Meniscus tears due to accident or injury may also involve damage to other stabilizers as well.

“The unhappy triad” is the unfortunate, yet common situation, where the meniscus, anterior cruciate ligament (ACL), and medial collateral ligament (MCL) are torn during a fall, hit, or twist.  It usually occurs with force moving from the outside of the leg inwards with the foot fixed on the ground. All three structures are critical components to the stability of the knee, thus it’s a different issue altogether than just a damaged meniscus.

The other type of meniscus tear is more chronic in nature, without a cause or explanation.  These tears are more likely in people who have arthritis in the joint already. We’ll get more into treatment later, but many times chronic tears don’t make good surgical candidates due to complications from underlying arthritis in the joint (ref).  

Blood Flow

Meniscus tears also differ based on their location within the ring.  The “red-red” zone is the outermost part of the ring and has the best blood flow.  This allows for increased nutrients and metabolites to give the tissue the best opportunity to heal.  The middle section is the “red-white” zone and does not have direct blood flow, but is close enough to the red-red zone to get some trickle over. The white-white zone is the innermost portion of the meniscus ring and has the least amount of blood flow.  Tears in this area can heal, but it’s much less likely.



Treating Your Meniscus Tear

The good news is many meniscus tears will heal on their own.  Based on what we currently know, the location of the damage in either the red-red zone vs. white-white zone is most telling for the tear’s ability to heal.

Yet some factors make surgery a necessary option.  Sometimes a meniscus tear can act like a hangnail, constantly getting caught up and aggravating things.  Other times, the tear may not be severe, but in a location that gets extra abuse. Like the neverending cut on the finger that’s constantly getting bent, bumped, and reopened 

The Conservative Approach

The difficulty is that you won’t know your opportunity for rehab success without giving it a try.  A physician can make an educated guess, based on imaging and your history, but this is no guarantee.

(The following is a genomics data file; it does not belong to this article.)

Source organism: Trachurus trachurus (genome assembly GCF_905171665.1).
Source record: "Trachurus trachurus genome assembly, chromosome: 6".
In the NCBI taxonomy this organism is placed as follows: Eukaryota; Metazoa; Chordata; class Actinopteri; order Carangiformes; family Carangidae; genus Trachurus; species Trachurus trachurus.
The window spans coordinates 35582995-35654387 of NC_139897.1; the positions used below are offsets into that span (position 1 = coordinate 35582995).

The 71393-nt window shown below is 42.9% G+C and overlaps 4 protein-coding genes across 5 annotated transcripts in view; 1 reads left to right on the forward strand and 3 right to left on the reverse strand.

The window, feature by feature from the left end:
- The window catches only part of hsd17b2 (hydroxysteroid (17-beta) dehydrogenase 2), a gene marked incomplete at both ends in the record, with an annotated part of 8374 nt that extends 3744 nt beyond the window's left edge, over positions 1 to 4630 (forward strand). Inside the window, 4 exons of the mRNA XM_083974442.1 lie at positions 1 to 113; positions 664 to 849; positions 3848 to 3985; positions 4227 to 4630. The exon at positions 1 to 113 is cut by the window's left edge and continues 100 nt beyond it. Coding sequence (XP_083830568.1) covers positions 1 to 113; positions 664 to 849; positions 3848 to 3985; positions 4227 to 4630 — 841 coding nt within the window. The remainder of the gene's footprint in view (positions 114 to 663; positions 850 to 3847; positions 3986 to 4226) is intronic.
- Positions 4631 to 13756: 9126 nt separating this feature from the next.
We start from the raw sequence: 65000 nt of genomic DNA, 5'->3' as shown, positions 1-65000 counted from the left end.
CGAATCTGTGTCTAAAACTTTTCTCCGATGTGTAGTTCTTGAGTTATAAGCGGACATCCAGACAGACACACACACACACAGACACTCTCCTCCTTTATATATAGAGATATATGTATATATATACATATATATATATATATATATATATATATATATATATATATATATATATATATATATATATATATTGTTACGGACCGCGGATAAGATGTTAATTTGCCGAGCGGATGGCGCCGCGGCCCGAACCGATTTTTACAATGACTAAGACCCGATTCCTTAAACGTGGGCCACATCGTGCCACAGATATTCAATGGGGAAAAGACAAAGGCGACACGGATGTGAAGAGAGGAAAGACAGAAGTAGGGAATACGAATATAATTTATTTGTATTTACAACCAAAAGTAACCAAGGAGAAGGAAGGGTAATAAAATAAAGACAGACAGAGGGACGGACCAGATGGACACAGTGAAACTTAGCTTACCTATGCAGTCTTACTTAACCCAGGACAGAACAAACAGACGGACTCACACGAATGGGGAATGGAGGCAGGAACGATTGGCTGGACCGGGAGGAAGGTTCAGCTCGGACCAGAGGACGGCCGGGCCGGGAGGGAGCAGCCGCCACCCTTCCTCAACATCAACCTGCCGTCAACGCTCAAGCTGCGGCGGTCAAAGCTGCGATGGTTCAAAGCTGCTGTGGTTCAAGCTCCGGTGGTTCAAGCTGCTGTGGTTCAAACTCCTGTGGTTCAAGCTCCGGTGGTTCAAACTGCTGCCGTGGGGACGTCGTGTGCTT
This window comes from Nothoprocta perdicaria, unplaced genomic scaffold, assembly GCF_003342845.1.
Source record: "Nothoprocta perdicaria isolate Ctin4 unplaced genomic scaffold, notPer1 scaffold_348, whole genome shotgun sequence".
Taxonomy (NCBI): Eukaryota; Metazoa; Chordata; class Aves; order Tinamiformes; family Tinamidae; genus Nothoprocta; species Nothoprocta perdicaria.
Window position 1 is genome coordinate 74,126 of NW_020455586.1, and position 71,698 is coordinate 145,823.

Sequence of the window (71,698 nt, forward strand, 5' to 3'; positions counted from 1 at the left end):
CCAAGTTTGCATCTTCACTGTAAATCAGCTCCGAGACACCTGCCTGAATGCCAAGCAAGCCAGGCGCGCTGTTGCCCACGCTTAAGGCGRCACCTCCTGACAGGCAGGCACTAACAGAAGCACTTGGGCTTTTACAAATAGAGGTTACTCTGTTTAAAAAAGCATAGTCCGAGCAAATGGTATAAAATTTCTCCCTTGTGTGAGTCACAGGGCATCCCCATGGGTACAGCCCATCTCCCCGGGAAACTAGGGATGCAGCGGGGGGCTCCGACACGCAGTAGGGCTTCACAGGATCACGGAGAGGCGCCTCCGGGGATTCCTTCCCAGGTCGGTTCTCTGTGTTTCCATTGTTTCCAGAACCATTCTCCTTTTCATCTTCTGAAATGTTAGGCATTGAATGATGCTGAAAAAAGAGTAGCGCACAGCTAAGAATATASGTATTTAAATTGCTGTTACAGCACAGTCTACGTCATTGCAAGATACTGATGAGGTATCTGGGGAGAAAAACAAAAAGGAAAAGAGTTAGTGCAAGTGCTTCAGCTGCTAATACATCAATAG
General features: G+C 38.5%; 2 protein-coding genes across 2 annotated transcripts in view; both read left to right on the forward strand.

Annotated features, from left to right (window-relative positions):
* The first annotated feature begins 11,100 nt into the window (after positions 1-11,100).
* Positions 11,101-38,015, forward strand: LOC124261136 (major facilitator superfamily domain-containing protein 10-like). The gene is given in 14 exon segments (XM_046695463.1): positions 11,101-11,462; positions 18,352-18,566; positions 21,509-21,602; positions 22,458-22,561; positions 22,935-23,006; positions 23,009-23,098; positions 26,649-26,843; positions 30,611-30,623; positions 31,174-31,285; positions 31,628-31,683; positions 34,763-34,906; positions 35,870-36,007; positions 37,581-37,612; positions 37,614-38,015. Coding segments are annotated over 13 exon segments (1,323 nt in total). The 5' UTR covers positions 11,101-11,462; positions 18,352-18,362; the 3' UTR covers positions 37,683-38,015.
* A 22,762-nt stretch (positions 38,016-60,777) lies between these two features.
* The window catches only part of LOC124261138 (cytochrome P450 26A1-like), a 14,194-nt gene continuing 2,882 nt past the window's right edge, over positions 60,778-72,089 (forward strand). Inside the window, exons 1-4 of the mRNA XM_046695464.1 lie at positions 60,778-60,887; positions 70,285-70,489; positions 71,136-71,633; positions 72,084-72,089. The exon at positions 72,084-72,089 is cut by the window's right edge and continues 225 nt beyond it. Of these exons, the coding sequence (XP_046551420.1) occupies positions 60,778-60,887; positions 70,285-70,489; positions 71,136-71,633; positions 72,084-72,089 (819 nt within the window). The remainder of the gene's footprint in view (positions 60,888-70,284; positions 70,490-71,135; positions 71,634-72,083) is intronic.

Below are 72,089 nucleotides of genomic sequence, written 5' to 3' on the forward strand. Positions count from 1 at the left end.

Acute and or painful tears usually start with a period of rest to allow things to calm down,  followed by physical therapy for 4-6 weeks to improve strength and range of motion.

Some patients will find that their tear won’t afford them the option of conservative treatment.  For example, for a big flap that’s causing locking and severely limiting the range of motion point to surgery as the only option.

Other Potential Aids (That Aren’t Surgery)

Cortisone is a steroid injection into the location of the tear. Cortisone will NOT heal the meniscus, but reduces pain for 3-6 months for more effective stretching and strengthening. 

It’s helpful for taking the sting out of the issue, but won’t likely have any lasting effect without strengthening.  And the most significant trouble with cortisone is the lack of short and long term research on its use.  

PRP (Platelet-rich plasma) is a newer treatment option and a hot-button topic.  The short story is a mixture of your own blood cells is injected into the injury location to promote the healing process. 

Studies on PRP for the meniscus have been promising but not definitive (ref).  The red-red zone appears to be an effective target for PRP, while treatment in the white-white zone seems to be less effective. Again, the red-red zone heals the best because it has the best blood flow to the area. 

Ultimately PRP needs more research. We currently don’t have a great answer for who it works for, making it a system of guess and check.  Insurance is not reimbursing for it yet either, but if you’ve got a couple of hundred dollars lying around, it may be worth it.

Surgical Options

If the conservative options don’t work, there are two surgery types to help correct the issue.

Surgical Removal

One option, called debridement, involves the surgical removal of the torn area of the meniscus.  This is a minimally invasive procedure using a small camera and tools inserted into the joint via keyhole incisions. Typically individuals return to their desired activities between 6-8 weeks.